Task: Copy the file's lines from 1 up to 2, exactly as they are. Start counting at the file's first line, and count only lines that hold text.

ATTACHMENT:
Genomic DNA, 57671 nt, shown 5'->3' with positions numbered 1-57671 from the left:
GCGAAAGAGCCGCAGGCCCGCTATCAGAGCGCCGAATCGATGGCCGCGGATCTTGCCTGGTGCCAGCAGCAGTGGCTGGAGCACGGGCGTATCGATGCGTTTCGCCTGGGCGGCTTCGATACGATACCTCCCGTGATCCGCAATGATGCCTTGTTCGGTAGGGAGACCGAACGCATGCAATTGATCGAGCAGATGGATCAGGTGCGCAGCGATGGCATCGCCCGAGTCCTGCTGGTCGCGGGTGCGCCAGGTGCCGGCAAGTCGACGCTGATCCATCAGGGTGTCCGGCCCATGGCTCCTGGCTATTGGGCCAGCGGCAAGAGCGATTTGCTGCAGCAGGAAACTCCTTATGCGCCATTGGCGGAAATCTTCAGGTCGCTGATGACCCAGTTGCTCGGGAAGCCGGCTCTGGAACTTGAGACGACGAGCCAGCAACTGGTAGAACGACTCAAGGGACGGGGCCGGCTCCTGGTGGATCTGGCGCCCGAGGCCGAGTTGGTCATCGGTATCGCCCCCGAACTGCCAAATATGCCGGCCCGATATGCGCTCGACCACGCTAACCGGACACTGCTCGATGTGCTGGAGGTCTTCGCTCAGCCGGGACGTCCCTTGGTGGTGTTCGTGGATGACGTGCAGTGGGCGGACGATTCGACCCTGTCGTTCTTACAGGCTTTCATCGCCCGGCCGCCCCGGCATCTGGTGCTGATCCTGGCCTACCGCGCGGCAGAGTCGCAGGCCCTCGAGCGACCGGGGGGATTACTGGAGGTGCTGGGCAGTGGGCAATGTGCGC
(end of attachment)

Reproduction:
Genomic DNA, 57671 nt, shown 5'->3' with positions numbered 1-57671 from the left:
GCGAAAGAGCCGCAGGCCCGCTATCAGAGCGCCGAATCGATGGCCGCGGATCTTGCCTGGTGCCAGCAGCAGTGGCTGGAGCACGGGCGTATCGATGCGTTTCGCCTGGGCGGCTTCGATACGATACCTCCCGTGATCCGCAATGATGCCTTGTTCGGTAGGGAGACCGAACGCATGCAATTGATCGAGCAGATGGATCAGGTGCGCAGCGATGGCATCGCCCGAGTCCTGCTGGTCGCGGGTGCGCCAGGTGCCGGCAAGTCGACGCTGATCCATCAGGGTGTCCGGCCCATGGCTCCTGGCTATTGGGCCAGCGGCAAGAGCGATTTGCTGCAGCAGGAAACTCCTTATGCGCCATTGGCGGAAATCTTCAGGTCGCTGATGACCCAGTTGCTCGGGAAGCCGGCTCTGGAACTTGAGACGACGAGCCAGCAACTGGTAGAACGACTCAAGGGACGGGGCCGGCTCCTGGTGGATCTGGCGCCCGAGGCCGAGTTGGTCATCGGTATCGCCCCCGAACTGCCAAATATGCCGGCCCGATATGCGCTCGACCACGCTAACCGGACACTGCTCGATGTGCTGGAGGTCTTCGCTCAGCCGGGACGTCCCTTGGTGGTGTTCGTGGATGACGTGCAGTGGGCGGACGATTCGACCCTGTCGTTCTTACAGGCTTTCATCGCCCGGCCGCCCCGGCATCTGGTGCTGATCCTGGCCTACCGCGCGGCAGAGTCGCAGGCCCTCGAGCGACCGGGGGGATTACTGGAGGTGCTGGGCAGTGGGCAATGTGCGC